TOKYO (Reuters) - Global sales of semiconductors are likely to fall 2.2 percent in 2009 due to weak demand for electronics worldwide, industry group World Semiconductor Trade Statistics said on Tuesday, reversing its May forecast of 5.8 percent growth.
Chip giants Intel Corp and Samsung Electronics Co Ltd are steeling themselves for weak computer sales in the holiday season and beyond as the economic crisis hits consumer sentiment.
The chip market will shrink to $256 billion next year, down from an expected $261.9 billion in 2008, said WSTS, whose 66 member chip makers make up roughly 80 percent of the global chip market.
Semiconductor companies worldwide are cutting output and capital spending. Taiwan Semiconductor Manufacturing Co, the world’s largest contract chipmaker, said earlier on Tuesday that it had frozen hiring after posting its biggest decline in monthly sales.
Sales of microchips are expected to fall 9.8 percent in the Americas next year, trailed by a 3.8 percent decline in Japan and a 3.6 percent fall in Europe, the WSTS said.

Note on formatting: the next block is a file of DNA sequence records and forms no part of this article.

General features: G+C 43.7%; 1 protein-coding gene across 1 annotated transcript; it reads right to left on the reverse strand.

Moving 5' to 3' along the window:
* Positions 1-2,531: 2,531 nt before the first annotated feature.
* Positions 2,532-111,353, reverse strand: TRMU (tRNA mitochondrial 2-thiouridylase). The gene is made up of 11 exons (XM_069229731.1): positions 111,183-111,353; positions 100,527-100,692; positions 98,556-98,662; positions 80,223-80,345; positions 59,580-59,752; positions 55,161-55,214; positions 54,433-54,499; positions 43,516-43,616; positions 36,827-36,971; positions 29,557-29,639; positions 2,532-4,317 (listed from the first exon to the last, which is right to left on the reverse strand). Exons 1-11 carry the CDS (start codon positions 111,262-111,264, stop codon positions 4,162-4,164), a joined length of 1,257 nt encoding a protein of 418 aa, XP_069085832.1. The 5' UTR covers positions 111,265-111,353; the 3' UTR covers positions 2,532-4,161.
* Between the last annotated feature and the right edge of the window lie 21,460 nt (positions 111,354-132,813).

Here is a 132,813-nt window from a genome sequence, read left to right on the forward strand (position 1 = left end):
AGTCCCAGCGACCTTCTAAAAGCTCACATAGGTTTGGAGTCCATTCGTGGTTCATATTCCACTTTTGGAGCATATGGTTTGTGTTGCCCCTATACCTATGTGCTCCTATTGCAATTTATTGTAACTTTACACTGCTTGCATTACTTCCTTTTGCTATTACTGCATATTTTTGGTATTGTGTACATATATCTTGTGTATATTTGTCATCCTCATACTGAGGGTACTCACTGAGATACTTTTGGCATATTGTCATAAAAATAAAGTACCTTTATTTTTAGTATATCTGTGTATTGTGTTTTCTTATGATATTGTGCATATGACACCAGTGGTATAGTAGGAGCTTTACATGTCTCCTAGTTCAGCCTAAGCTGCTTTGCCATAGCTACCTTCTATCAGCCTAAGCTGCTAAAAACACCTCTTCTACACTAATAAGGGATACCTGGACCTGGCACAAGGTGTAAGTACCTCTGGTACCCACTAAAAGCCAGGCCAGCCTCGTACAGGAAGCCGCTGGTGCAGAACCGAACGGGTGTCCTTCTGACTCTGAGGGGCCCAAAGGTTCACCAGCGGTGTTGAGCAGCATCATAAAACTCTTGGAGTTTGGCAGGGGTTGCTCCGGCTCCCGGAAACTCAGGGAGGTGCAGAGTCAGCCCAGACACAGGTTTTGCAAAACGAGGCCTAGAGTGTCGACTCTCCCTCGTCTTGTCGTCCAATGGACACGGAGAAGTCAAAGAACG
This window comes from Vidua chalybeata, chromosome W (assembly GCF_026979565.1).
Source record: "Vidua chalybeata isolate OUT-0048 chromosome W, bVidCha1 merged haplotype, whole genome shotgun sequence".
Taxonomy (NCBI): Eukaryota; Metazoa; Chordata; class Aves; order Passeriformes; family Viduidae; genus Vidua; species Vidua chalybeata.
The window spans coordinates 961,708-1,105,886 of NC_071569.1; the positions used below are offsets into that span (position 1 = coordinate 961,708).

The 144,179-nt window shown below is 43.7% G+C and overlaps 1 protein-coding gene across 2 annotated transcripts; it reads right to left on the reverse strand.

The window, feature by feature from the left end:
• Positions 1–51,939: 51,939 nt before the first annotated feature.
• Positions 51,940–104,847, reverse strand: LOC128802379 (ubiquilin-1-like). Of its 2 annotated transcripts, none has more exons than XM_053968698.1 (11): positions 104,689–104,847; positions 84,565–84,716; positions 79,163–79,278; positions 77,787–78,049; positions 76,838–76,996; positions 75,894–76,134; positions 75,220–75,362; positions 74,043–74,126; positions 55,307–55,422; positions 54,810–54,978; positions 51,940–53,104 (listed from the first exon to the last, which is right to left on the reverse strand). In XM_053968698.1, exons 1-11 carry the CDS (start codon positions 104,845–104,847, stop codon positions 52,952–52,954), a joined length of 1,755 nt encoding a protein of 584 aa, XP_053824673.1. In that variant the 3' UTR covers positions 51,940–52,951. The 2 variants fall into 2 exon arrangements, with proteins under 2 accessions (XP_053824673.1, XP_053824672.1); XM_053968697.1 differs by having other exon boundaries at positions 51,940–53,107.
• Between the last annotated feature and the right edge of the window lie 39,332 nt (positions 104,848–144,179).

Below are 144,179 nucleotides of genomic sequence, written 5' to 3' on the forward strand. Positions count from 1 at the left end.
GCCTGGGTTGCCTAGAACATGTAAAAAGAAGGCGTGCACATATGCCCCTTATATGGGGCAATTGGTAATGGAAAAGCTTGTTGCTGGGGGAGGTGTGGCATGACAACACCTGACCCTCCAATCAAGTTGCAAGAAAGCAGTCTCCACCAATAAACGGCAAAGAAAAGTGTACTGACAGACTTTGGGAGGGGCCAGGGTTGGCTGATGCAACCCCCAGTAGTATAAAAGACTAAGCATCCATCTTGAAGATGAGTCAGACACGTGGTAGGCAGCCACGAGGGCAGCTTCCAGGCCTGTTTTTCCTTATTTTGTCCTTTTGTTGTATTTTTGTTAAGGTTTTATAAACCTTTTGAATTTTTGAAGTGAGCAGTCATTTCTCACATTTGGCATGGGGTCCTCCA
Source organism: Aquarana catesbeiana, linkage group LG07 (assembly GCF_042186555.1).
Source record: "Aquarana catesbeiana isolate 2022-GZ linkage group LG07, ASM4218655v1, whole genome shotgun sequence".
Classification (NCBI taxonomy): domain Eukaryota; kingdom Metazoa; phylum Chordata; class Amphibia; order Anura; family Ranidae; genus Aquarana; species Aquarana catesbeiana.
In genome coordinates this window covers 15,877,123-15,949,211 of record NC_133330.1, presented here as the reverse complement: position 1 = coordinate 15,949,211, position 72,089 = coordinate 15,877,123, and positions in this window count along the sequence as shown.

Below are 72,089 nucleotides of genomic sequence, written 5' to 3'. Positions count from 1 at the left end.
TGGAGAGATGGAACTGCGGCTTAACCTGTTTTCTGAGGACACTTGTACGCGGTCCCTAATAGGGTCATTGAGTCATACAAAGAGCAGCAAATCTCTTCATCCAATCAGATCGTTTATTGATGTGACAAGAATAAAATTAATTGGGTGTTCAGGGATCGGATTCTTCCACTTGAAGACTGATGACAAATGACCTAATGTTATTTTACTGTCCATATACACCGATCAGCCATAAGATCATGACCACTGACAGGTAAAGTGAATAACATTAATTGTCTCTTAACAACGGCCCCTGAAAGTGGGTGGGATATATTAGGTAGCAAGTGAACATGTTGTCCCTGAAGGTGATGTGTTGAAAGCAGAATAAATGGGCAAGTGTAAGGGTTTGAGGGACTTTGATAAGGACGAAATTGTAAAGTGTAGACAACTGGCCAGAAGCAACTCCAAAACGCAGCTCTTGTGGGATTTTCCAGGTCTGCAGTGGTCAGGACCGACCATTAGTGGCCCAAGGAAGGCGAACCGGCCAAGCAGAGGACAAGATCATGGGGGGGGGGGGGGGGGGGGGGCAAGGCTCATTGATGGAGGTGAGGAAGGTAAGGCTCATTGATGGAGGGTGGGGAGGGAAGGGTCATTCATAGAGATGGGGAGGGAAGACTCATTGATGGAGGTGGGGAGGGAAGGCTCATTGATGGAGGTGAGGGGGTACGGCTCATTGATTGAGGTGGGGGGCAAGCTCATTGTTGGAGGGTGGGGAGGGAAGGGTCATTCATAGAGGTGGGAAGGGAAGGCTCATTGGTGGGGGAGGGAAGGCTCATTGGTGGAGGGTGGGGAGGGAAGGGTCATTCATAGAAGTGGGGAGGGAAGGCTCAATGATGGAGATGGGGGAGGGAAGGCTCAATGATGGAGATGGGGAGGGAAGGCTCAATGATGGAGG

Sales in the Asia-Pacific region will slow to 1.1 percent growth in 2009, down from an expected 7.6 percent growth this year.
The industry group also cut its outlook for 2008 and 2010. Chip makers now expect sales to grow an annual 2.5 percent in 2008, down from a previous outlook of 4.7 percent, as sales stall before the year-end holidays and inventory piles up, lowering prices.
The industry group also revised down its forecast for 8.8 percent growth in 2010 to 6.5 percent growth to $273 billion.
When chip makers use fewer factory lines and equipment, this spells bad news for suppliers of microchip-making equipment such as Applied Materials Inc and Tokyo Electron Ltd.
Reporting by Mayumi Negishi; Editing by Hugh Lawson